Addressing multiple objectives for supporting domestic industry, curbing non-essential imports, and raising revenue, Finance Minister Nirmala Sitharaman in the Budget on Saturday announced Customs duty hike on a range of items, including toys, furniture, electronic goods, and footwear.
Besides, health cess was introduced on medical equipment to create the infrastructure for health services.
It also proposed changes in Customs law to empower the government to prohibit imports of goods that harm the economy. Earlier this prohibition was limited to imports of gold and silver.
“Our policy of Make in India has started giving dividends. India is now making world-class goods and exporting such products … Customs duty is being reduced on certain inputs and raw materials while it is being revised upward on certain goods which are being made domestically,” said Sitharaman.
Import duty on footwear has been hiked from 25 per cent to 35 per cent, while toys have seen an increase in duty from 20 per cent to 60 per cent.
The government will trim Customs duty exemptions by September (2020-21), besides reviewing Customs law and procedures in line with ease of doing business.
“Exemptions from Customs duty have been given in public interest from time to time. However, a number of these have outlived their utility or have become outdated. On review, certain such exemptions are being withdrawn... Remaining custom duty exemptions shall be comprehensively reviewed by September, 2020 for taking a view on their relevance,” said Sitharaman.
She pitched for crowd sourcing of suggestions for such reviews.
The Budget has estimated Customs mop-up to grow by 10.4 per cent in 2020-21 as against 6.1 per cent in the current fiscal year.
“Labour-intensive sectors in MSME (micro, small, and medium enterprises) are critical for employment generation. Cheap and low-quality imports are an impediment to their growth,” Sitharaman said.
She said attention had been given to restrain imports of items MSMEs here produced.
For toys, duty has been hiked on items like tricycles, dolls, and puzzles of all kinds, to 60 per cent from 20 per cent.
On furniture goods such as seats, mattress support, articles of bedding, and lamps and light fittings, import duty has been increased to 25 per cent from the current 20 per cent.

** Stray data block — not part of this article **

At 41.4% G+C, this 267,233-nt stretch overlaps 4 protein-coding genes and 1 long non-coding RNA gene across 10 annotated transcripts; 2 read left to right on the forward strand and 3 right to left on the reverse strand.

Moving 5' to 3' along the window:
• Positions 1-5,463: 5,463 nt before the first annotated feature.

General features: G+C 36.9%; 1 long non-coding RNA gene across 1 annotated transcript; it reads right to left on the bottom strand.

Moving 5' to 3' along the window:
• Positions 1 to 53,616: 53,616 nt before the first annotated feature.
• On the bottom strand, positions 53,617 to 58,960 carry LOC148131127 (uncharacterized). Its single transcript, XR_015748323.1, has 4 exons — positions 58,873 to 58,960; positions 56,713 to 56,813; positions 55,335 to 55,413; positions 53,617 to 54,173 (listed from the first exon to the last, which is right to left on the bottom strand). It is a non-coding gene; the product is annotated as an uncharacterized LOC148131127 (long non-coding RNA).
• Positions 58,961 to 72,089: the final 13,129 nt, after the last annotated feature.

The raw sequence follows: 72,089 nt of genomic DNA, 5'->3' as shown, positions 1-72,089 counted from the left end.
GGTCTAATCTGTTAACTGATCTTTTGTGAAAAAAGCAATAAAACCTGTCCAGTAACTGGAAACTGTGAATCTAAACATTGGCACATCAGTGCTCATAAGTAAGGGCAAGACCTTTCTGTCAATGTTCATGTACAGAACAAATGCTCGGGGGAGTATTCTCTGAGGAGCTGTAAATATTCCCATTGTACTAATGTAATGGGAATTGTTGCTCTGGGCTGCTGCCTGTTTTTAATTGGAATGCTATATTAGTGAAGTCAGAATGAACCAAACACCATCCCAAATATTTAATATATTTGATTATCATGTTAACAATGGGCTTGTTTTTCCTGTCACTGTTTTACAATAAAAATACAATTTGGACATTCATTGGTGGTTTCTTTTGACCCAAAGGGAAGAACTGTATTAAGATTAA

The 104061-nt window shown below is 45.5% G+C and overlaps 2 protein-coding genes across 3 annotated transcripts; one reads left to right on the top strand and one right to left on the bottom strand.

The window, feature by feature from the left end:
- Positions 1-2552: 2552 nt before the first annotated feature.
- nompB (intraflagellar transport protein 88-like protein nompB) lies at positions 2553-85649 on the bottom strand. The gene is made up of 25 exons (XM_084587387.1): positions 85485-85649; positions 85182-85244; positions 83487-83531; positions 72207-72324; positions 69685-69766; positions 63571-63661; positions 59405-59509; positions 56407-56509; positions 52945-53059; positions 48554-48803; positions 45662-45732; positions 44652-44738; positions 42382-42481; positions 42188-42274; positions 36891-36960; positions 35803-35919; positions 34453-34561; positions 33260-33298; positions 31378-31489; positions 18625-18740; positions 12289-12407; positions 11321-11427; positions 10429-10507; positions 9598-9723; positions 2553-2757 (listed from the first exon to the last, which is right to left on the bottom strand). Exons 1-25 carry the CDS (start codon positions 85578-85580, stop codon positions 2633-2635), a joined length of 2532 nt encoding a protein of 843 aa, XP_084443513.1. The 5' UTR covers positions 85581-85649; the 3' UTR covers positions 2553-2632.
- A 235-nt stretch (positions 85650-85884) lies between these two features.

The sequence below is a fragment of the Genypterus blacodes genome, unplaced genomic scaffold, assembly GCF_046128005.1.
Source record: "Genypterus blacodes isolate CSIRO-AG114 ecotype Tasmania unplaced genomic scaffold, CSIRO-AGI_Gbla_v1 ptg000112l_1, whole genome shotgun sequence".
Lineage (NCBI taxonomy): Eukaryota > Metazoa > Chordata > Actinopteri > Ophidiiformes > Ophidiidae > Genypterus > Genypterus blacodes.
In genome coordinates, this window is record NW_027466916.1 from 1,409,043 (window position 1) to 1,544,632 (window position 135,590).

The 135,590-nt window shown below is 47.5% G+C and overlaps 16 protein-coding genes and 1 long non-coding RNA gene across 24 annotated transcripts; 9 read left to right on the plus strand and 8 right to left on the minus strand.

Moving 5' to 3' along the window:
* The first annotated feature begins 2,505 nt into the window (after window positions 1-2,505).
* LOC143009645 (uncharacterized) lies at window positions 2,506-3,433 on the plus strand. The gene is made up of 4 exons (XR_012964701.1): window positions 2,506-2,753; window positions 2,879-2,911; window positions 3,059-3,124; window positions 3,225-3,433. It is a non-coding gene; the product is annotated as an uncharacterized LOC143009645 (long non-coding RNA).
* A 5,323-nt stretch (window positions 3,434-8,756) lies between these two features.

Besides, import duty on auto and auto parts has been raised by up to 10 per cent.
Import duty on platinum and palladium has been cut by 7.5 per cent for certain industrial purposes. Similarly, duty on the import of food-processing products has been raised to
100 per cent. However, the 2.5 per cent import duty on LNG and cess on gas production has been removed.
Nirmal Singh, partner, GST, Nangia Andersen, said it was expected that there would be changes in Customs duty rates to boost the economy and the changes in basic Customs duty (BCD) rates were in that direction.
“As the finance minister talked of doubling farming income by 2022, BCD rates have been increased for certain products like butter, ghee, butter oil and other cheese, shelled walnuts, wheat seeds, maize, meslin, sunflower seeds, oil, etc,” he said.
The health cess has been imposed at 5 per cent on the import value of medical devices. However, it will not apply to devices that are exempt from basic Customs duty, including free trade agreements.
The cess cannot be paid using the duty credit scrip.
The commerce and industry ministry in its pre-Budget recommendations had proposed rationalising basic Customs or import duty on over 300 items from different sectors.
“To achieve the twin objectives of giving impetus to the domestic industry and also to generate resource for health services, I propose to impose a nominal health cess, by way of a duty of Customs, on the imports of medical equipment keeping in view that these goods are now being made significantly in India. The proceed from this cess shall be used for creating infrastructure for health services in the aspirational districts,” said Sitharaman.
As a revenue-raising measure, excise duty has been raised on cigarettes and tobacco products by way of national calamity contingent duty on cigarettes and other tobacco products.